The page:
Farewell Sedona…

With trepidation, we hook up, load up and depart Dead Horse Ranch State Park leaving the images of Sedona in the rear view mirror.  We hated saying good-bye to Sedona’s natural beauty of red-rocks.Sedona

Many of these red-rock buttes, spires, and monuments have names, such as the popular Coffee Pot Rock.  Red Rock Country is definitely worth the visit on any trip to Arizona.  I know it’ll be a regular stop for Al and me.  We already look forward to returning.Sedona

And while the red-rocks are majestic and stunning, another site catches our eyes….McDonald’s.  Oh, but this McDonald’s is special.  It’s the only one in the world where the Golden Arches are Turquoise Arches.  Turquoise is a color most associated with the desert southwest.  As I’m taking a photo, a gentleman from Japan joins me to my left, while a woman from Spain joins me on my right.  Sedona is a highlight for folks from around the world.  We all comment about the Turquoise Arches and the southwest architecture as we snap away.McDonald's

With the Rig pointed south, we slowly meander toward Phoenix.  Arizona is a land of contrast and diversity.  The scenery is undeniably beautiful, ranging from hot and dry deserts to evergreen mountain forests to towering red rocks and canyon gorges.Sedona

One minute we’re traveling among ignored, undeveloped desert, the next we stumble across an old pioneer graveyard or ghost town.  Then within a few short miles, we happen upon a populated area of new homes and shopping centers.Dead Horse State Park

It appears everything in Arizona is either very old or very new.  What an amazing land.  And it’s ours to explore!Travel

Are We There Yet?

New Orleans
lush, green Louisiana

Son and I wake early and rested.  We slept great and are ready to get to our destination.  New Orleans here we come!  We grab some coffee and bananas ‘to go’ from the breakfast bar; included with our room.  We’re anxious to hit the road.

We’re heading south from Shreveport, Louisiana, on Interstate 49.  Son is intrigued with the lush, green landscape, and the flatness.  There’s little to no traffic and we enjoy the drive taking in the environment.  After about an hour into the drive, we stop at McDonald’s for more coffee and a couple of McMuffins……one of my travel vices.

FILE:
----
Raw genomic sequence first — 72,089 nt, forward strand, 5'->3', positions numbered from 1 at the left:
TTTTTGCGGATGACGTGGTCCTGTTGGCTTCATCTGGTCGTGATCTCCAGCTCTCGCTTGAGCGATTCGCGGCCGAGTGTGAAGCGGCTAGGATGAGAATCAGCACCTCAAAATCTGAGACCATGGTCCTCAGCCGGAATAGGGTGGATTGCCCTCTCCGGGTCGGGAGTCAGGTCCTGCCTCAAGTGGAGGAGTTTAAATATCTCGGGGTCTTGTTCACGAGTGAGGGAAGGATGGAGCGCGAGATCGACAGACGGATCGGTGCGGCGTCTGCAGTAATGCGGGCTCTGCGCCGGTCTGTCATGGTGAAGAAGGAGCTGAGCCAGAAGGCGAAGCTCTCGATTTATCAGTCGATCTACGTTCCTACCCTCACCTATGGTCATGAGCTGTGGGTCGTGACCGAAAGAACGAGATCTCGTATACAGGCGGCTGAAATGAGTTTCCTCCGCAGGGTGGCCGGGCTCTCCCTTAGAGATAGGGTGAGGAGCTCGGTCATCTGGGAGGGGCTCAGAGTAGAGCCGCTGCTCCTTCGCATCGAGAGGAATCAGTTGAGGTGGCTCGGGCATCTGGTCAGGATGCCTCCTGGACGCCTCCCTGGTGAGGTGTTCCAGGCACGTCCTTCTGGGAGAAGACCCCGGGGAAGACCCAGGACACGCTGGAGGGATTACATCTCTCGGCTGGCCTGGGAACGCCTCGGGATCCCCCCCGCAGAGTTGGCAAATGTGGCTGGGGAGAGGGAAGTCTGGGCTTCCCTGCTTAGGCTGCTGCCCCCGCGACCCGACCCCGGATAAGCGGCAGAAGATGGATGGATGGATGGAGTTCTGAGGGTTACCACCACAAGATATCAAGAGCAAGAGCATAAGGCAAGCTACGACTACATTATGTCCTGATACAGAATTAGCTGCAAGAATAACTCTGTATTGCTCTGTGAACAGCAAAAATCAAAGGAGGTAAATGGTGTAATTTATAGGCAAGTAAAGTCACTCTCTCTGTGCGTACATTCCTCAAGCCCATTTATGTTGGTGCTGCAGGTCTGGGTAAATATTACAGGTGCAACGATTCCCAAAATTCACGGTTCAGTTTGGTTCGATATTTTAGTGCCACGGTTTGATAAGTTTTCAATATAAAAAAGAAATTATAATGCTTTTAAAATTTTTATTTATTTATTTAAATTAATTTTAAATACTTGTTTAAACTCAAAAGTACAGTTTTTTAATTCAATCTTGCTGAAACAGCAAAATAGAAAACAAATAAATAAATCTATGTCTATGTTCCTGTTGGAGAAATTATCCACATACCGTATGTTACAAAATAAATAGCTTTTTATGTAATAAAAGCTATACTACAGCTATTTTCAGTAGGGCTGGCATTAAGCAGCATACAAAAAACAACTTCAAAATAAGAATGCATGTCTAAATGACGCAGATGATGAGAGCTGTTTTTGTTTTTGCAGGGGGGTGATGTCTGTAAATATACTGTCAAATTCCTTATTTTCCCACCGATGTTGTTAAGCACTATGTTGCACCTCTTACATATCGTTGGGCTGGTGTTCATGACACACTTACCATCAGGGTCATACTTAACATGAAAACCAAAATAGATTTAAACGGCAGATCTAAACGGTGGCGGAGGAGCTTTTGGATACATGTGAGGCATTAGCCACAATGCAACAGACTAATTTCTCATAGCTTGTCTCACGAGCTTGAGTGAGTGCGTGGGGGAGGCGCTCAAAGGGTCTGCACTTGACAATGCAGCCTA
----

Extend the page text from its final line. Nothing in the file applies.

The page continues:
The McDonald’s is busy.  Folks are jovial, engaged in conversations, and extremely polite.  Once again, son and I question what country we’re in.  We focus really hard to understand this interesting form of English and even then we’re not sure what was said, but everyone is helpful and happy.  A smile, nod, and a thank you on our part seems to work, even though we’re not sure what we’re responding to.  Did I already mention how polite everyone is?

I-10 between Baton Rouge and New Orleans

We continue south on I-49 to the city of Lafayette at which point, we head east on Interstate 10.  It was after Baton Rouge where the drive got interesting.  We experienced driving via a Causeway over swamp land…..water, water and more water.  No drought around here, that’s for sure.  This Causeway, a long series of bridges, and the swamp water all around was definitely unique.  I drive so son can look around.  He’s excited and in awe as he takes in the environment.

New Orleans
getting closer to New Orleans

New OrleansWe agree, we wouldn’t want to break down around here.  The vegetation is thick.  The bugs are big (as evidenced by the yuck on the windshield).  There’s water everywhere….some clear, some green, some scummy.  The land is flat and the air is thick.  Louisiana and Colorado couldn’t be more different.

As we approach New Orleans, we witness more water.  We pass Lake Pontchartrain and then the famous Super Dome.  We’re here, we’re finally here.  I’m driving and I’m not sure what exit we should take to get to the hotel.

Our plan was to switch drivers before New Orleans, but there just never seamed to be a good place to do this.  Also son was so fascinated with the surroundings, I wanted him to have the opportunity to look around without having to focus on traffic.

French QuarterI’m old school and don’t use a GPS.  I use paper maps.  However this will be changing with the addition of my new smart phone.  Back to the maps….I have son grab the atlas and all my print outs from google maps for him to navigate.  We pass our exit and get off at the next one.  I’m pretty good with directions (I don’t get lost, just turned around) and between the two of us we find our hotel.  Fortunately for us, during our “turned around” drive circling some blocks, we saw parts of the French Quarter and drove by the famous St. Louis Cathedral – on my must see list.  This gave us a great prospective as to walking distances for our explorations.

We check into our Hotel, valet the car, and head out on foot for a yummy Cajun meal….

French Quarter
somewhere in Louisiana